Let’s start with what this is not. Crisis communications is nothing to do with preventing a crisis.
While we would love to be able to wrap you and your business up in cotton wool and prevent you ever facing a disaster scenario – there isn’t a PR professional in the world who can achieve this.
It doesn’t matter how much you plan or how well you prepare, nobody can control news in an internet age. And none of us can predict the unpredictable – as a worldwide pandemic demonstrated.
So, if this service doesn’t prevent catastrophe, then what is it for?
Crisis communications is about how you respond if something does go wrong. It’s the words you say and the actions you take that protect you and your business reputation, minimising the damage caused.
And this is where we excel.
This is because we work with clients prior to – and during – crises to put robust systems in place making sure operations are efficient in stressful circumstances.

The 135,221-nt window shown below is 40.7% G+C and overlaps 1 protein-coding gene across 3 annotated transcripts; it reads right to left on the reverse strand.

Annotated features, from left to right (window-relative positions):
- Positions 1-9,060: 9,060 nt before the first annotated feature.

We also have all the skills you need to ride a media storm that, we know, can be cruel and unforgiving if not handled with care.
A media crisis can happen to any businesses, whatever the sector and whatever the size.
We are living in a world where social media is increasingly dominant and we have a 24/7, multi-platform news operation often allowing small stories to take on a life of their own.
So we help protect a business when the rumour mill churns, the accusations start flying or there’s a monumental iceberg in the way – by managing what is said, how it’s said, when it’s said and where we are saying it.
This support can include overseeing social media output, writing statements, training staff to handle challenging questions, and putting in place a plan for recovery.
We act quickly and proactively and, because most of our team are media law-trained former journalists, we add value because we know how a story will be spun.
This team will work through the worst-case scenarios, help plan messages and statements to protect you and your business and give you suggestions on how to manage the media.